Exceptional Paupers (Entitlements)

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America is not the land of Thomas Jefferson, Abraham Lincoln or even Teddy Roosevelt, a “progressive” in his own right.
The growth of entitlement payments over the past half-century has been breathtaking. In 1960, U.S. government transfers to individuals totaled about $24 billion in current dollars, according to the Bureau of Economic Analysis. By 2010 that total was almost 100 times as large. Even after adjusting for inflation and population growth, entitlement transfers to individuals have grown 727% over the past half-century, rising at an average rate of about 4% a year.

In 2010 alone, government at all levels oversaw a transfer of over $2.2 trillion in money, goods and services. The burden of these entitlements came to slightly more than $7,200 for every person in America. Scaled against a notional family of four, the average entitlements burden for that year alone approached $29,000. (Wall Street Journal)

How WERE Americans exceptional?
From the founding of our nation until quite recently, the U.S. and its citizens were regarded, at home and abroad, as exceptional in a number of deep and important respects. They exhibited a fierce and principled independence, which informed not only the design of the political experiment that is the U.S. Constitution but also their approach to everyday affairs.

The proud self-reliance that struck Alexis de Tocqueville in his visit to the U.S. in the early 1830s extended to personal finances. The American “individualism” about which he wrote did not exclude social cooperation—the young nation was a hotbed of civic associations and voluntary organizations. But in an environment bursting with opportunity, American men and women viewed themselves as accountable for their own situation through their own achievements—a novel outlook at that time, markedly different from the prevailing attitudes of the Old World.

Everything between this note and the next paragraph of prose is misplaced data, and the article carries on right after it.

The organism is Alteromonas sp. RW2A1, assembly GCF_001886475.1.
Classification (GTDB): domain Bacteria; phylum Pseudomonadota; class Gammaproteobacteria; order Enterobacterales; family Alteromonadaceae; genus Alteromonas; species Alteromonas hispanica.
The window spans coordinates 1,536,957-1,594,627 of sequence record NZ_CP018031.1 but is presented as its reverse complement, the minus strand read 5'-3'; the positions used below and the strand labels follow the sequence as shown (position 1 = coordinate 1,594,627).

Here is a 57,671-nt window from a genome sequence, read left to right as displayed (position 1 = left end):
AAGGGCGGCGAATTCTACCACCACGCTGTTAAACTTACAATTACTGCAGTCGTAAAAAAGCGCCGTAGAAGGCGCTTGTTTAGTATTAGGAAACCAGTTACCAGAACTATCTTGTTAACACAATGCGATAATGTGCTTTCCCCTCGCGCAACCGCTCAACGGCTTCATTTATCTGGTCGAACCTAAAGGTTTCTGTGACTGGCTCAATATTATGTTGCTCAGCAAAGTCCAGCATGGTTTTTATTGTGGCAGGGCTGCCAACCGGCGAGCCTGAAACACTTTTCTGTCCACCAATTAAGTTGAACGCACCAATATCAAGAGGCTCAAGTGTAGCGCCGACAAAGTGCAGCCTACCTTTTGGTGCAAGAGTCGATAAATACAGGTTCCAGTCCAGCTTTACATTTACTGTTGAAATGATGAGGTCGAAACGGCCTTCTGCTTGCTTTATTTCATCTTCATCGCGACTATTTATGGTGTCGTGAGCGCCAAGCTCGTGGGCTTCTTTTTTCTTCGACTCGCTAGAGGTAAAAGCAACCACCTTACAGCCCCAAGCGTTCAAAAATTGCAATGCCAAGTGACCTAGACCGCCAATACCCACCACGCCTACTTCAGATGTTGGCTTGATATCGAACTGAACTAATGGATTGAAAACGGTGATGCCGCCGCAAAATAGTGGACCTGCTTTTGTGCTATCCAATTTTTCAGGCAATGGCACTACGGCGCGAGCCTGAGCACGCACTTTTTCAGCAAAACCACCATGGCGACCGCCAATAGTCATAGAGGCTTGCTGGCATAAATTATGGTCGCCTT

The corollaries of this American ethos were, on the one hand, an affinity for personal enterprise and industry and, on the other, a horror of dependency and contempt for anything that smacked of a mendicant mentality. Although many Americans in earlier times were poor, even people in fairly desperate circumstances were known to refuse help or handouts as an affront to their dignity and independence. People who subsisted on public resources were known as “paupers,” and provision for them was a local undertaking. Neither beneficiaries nor recipients held the condition of pauperism in high regard.

“Our nation is on an unsustainable fiscal path.” — The bipartisan 2010 Bowles/Simpson Commission

We have become a nation where paupers are held in high regard. The “fairness” mantra has been so overused as has the mantra of “racism” that they’re almost comical – and really would be but for the fact that we these are now the guiding principles of the nation.